The failures of socialism have been chronicled many places, from Socialism by Ludwig von Mises in 1922 to Socialism: The Failed Idea That Never Dies by Kristian Niemietz just last year. Perhaps the most contemporary failure, outside the continuing tragedies of North Korea and Cuba, is the sad example of Hugo Chavez’s “21st century socialism” in Venezuela, which turned out to be all too similar to 20th century socialism.
But right now we may be witnessing yet another failure of socialism: the sudden collapse of the presidential campaign of self‐proclaimed socialist Bernie Sanders.
Just weeks ago there was full‐scale Sanders panic. Coming off his near‐defeat of Hillary Clinton in 2016, Sanders seemed to be on a roll, building toward a stronger effort in 2020. After the senator’s success in Iowa, New Hampshire, and Nevada, he jumped into the lead in national polls. The “moderate” Democratic candidates seemed on the ropes. Bernie was dubbed the frontrunner for the Democratic nomination and was leading President Trump in general election polls.
Sanders started to get more attention. Debates over “democratic socialism” heated up. Sanders went on national television to defend his praise of Fidel Castro. Democratic party leaders despaired. And then the voters started paying attention. Sanders lost big in South Carolina, as expected. Not so expectedly, he lost 10 of 14 primaries on Super Tuesday. Then just last night his campaign suffered probably fatal blows, especially in Missouri and Michigan. In Missouri, a state where Clinton had barely edged past him in 2016, he lost to Joe Biden by 60 to 35 percent. And in Michigan, where his upset of Clinton in 2016 had propelled his campaign, voters preferred Biden by 53 to 36 percent.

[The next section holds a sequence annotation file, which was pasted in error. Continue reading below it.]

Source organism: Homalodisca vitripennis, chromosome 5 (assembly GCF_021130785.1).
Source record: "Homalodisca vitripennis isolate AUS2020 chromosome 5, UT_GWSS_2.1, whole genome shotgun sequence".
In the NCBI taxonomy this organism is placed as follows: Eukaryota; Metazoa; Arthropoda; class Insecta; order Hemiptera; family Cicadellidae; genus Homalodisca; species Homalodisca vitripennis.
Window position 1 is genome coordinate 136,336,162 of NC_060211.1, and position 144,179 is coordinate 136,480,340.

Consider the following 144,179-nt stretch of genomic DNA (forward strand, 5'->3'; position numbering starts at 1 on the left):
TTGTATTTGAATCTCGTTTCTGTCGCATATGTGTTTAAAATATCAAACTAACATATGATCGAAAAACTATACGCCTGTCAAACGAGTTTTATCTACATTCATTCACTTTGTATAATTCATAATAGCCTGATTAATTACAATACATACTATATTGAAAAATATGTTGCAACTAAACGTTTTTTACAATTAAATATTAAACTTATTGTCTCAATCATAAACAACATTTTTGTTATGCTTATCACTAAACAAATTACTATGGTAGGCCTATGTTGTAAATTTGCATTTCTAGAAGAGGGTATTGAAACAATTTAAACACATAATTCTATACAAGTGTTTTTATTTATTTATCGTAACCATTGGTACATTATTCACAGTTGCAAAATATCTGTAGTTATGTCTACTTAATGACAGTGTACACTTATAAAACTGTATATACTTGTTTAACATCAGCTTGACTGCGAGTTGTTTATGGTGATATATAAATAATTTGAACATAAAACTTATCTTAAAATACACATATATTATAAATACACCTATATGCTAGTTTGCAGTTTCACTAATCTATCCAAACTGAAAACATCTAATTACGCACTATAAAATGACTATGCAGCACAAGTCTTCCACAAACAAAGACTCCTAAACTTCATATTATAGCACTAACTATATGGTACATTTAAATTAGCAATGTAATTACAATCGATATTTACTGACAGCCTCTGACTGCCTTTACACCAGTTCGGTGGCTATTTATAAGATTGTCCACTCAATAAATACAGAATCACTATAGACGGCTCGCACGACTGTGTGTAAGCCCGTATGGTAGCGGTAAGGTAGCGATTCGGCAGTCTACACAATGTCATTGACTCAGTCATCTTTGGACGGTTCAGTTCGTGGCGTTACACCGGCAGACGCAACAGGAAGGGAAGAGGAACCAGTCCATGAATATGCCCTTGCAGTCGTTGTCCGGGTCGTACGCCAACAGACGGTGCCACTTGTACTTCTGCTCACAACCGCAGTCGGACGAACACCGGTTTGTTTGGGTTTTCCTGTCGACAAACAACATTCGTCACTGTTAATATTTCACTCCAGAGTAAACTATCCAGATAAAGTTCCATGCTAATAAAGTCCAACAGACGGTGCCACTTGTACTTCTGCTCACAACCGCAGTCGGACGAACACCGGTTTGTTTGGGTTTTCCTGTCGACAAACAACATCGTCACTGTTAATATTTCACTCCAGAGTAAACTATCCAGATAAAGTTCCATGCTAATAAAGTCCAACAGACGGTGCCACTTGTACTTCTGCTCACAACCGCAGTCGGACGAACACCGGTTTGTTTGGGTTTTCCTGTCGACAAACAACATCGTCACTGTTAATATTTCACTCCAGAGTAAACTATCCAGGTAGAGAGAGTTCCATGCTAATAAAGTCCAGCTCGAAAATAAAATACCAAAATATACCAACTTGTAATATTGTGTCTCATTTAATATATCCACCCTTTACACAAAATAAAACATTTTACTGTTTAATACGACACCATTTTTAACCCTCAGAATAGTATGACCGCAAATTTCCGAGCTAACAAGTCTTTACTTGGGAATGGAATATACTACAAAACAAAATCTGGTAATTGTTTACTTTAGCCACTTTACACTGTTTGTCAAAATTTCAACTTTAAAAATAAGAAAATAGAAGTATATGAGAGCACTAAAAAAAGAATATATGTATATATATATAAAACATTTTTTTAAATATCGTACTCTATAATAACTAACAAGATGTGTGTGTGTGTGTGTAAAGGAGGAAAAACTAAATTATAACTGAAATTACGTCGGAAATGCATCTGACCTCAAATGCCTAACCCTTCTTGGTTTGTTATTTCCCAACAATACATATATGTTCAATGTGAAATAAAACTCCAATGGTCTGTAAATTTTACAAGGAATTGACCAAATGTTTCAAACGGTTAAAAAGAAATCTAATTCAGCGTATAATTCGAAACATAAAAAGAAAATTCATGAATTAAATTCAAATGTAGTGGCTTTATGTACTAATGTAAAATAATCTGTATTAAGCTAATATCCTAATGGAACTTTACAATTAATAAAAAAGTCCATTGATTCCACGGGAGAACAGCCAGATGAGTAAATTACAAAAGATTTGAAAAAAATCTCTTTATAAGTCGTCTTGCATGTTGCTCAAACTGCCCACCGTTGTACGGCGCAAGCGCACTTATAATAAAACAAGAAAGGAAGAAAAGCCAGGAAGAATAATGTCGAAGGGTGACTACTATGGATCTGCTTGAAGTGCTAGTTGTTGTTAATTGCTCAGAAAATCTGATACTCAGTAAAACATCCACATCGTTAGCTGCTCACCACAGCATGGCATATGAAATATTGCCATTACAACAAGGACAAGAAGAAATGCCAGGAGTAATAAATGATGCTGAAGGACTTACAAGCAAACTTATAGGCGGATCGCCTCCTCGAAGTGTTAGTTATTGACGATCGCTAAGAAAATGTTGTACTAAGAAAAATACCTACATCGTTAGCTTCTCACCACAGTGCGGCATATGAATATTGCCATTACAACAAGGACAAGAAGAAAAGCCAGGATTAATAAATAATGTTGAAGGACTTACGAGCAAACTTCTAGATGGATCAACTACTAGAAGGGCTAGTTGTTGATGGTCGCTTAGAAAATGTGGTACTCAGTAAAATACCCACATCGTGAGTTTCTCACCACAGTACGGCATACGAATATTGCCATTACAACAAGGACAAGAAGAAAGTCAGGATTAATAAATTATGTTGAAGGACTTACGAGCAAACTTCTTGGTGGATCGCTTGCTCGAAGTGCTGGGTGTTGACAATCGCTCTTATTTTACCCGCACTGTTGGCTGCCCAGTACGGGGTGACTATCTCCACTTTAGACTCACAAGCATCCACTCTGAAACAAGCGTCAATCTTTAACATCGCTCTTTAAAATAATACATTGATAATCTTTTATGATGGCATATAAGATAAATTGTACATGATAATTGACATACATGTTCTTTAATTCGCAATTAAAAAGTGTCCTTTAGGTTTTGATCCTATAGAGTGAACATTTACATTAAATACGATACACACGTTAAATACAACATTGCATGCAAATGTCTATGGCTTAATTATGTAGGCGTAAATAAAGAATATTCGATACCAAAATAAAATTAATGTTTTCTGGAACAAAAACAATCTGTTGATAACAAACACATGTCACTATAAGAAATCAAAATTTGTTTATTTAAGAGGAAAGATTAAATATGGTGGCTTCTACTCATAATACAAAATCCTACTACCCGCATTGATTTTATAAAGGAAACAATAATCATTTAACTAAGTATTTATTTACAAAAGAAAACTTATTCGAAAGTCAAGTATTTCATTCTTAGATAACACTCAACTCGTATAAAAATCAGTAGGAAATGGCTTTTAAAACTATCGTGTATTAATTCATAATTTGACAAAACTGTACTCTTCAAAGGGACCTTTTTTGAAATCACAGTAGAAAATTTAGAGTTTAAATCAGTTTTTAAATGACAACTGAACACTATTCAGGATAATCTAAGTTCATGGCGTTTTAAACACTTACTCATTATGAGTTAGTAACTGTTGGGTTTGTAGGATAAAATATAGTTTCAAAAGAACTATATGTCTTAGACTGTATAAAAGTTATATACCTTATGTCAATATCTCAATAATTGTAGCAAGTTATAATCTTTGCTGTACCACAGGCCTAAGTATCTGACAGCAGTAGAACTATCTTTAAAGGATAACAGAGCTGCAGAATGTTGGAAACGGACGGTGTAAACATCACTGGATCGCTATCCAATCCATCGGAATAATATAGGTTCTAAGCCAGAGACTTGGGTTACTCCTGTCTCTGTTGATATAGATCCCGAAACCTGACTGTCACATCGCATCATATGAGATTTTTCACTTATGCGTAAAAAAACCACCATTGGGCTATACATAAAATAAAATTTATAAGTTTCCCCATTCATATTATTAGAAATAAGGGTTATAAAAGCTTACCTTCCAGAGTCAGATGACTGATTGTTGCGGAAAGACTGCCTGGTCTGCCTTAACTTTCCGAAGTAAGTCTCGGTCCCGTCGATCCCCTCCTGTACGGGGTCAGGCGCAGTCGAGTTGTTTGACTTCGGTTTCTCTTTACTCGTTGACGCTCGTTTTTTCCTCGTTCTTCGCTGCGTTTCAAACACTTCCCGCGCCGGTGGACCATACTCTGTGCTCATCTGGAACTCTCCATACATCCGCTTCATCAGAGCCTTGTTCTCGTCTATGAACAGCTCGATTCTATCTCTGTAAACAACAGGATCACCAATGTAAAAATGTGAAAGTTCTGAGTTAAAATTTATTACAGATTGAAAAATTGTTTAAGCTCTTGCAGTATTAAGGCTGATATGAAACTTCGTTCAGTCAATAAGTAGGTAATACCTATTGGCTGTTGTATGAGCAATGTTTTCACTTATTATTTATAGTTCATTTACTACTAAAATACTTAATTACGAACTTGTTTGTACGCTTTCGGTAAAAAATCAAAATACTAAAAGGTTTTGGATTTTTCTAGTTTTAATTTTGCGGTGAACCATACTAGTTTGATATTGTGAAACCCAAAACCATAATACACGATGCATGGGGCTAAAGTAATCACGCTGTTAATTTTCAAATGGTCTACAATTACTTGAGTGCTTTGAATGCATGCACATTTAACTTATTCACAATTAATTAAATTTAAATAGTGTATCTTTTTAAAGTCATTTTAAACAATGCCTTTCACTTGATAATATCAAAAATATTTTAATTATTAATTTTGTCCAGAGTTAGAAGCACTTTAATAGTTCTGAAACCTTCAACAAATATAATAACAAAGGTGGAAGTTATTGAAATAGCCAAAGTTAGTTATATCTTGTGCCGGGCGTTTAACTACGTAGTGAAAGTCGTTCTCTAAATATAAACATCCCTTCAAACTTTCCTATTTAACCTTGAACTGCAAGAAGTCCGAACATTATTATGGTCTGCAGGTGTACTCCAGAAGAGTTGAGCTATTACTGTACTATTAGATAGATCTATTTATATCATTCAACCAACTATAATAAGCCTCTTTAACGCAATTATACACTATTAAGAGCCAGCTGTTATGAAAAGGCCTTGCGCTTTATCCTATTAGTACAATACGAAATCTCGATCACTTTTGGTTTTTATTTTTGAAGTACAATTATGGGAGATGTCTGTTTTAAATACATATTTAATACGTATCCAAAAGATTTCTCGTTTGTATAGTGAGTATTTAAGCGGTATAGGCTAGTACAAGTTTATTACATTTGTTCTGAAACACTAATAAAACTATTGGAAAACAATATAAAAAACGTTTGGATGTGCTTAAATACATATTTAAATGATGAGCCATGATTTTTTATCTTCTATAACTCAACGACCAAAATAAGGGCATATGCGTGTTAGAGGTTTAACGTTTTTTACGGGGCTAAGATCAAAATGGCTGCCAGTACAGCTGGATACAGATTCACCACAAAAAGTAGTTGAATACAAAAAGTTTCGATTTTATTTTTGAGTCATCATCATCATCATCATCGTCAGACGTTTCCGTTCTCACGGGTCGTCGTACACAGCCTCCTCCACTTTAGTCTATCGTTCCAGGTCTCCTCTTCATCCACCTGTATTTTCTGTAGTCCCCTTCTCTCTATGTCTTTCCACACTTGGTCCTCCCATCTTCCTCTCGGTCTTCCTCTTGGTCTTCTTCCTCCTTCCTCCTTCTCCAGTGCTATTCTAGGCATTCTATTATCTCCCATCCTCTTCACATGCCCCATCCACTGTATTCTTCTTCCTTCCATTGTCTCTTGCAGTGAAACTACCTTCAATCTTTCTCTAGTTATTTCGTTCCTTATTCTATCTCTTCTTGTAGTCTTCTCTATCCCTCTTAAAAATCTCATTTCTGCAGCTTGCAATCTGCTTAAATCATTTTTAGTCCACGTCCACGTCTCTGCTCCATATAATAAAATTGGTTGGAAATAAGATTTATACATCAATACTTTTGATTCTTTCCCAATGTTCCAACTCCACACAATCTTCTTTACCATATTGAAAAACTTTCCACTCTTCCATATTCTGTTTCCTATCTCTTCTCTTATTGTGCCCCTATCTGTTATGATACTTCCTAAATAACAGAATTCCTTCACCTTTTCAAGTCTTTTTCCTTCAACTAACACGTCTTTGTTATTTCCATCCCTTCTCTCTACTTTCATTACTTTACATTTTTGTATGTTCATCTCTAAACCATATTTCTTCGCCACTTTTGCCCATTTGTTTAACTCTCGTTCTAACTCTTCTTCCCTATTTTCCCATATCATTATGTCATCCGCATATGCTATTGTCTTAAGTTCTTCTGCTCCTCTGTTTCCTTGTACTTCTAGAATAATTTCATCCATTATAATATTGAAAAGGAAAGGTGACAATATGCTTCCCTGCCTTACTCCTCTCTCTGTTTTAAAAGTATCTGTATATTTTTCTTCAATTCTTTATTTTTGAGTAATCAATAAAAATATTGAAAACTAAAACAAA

In every state up through Super Tuesday, Sanders got a smaller percentage of the vote in 2020 than he did in 2016, including his home state of Vermont.
It looks like voters, even Democratic primary voters, aren’t as enamored of socialism as we had feared. Last week In Michigan, Sanders carried voters 18 to 29. But his claims that he could win the presidency by generating a huge turnout of young voters have not panned out. Youth turnout has been lower throughout the primaries than it was in 2016. Sanders loses African‐American voters and older voters heavily. He did worse with the white working class than he did in 2016. He lost both college‐educated whites and non‐college whites.
We’ve worried a lot about the rise of illiberal populism on both right and left, in the United States and around the world. Ideas we thought were dead — protectionism, ethnic nationalism, anti‐Semitism, and socialism — are back. But I’m breathing a little easier today. It seems that there’s less enthusiasm for the socialist version of illiberalism than I feared.
These results suggest that much of the Sanders 2016 vote was an anti‐Clinton vote. Hillary Clinton had the second‐highest unfavorable rating for any presidential candidate polled by Gallup since 1956, second only to Donald Trump. Perhaps it should have been no surprise that an alternative candidate could come so close to denying her the nomination. But in every state up through Super Tuesday, Sanders got a smaller percentage of the vote in 2020 than he did in 2016, including his home state of Vermont.
To be sure, Joe Biden is nobody’s idea of a libertarian or a classical liberal. In rejecting socialism, Democratic voters aren’t embracing free markets. Biden is a big‐government progressive in the mainstream of the Democratic Party, and both his long record in public office and his current positions include a great many things for libertarians to oppose. But he’s no revolutionary socialist, and for many voters he seems to represent an opportunity to return to normalcy and stability.
Looking forward we may wonder whether Joe Biden will maintain favorability ratings better than those of Clinton. Right now he’s well ahead of Trump in polls about honesty, which was a weak point for Clinton. But the election is still eight months away.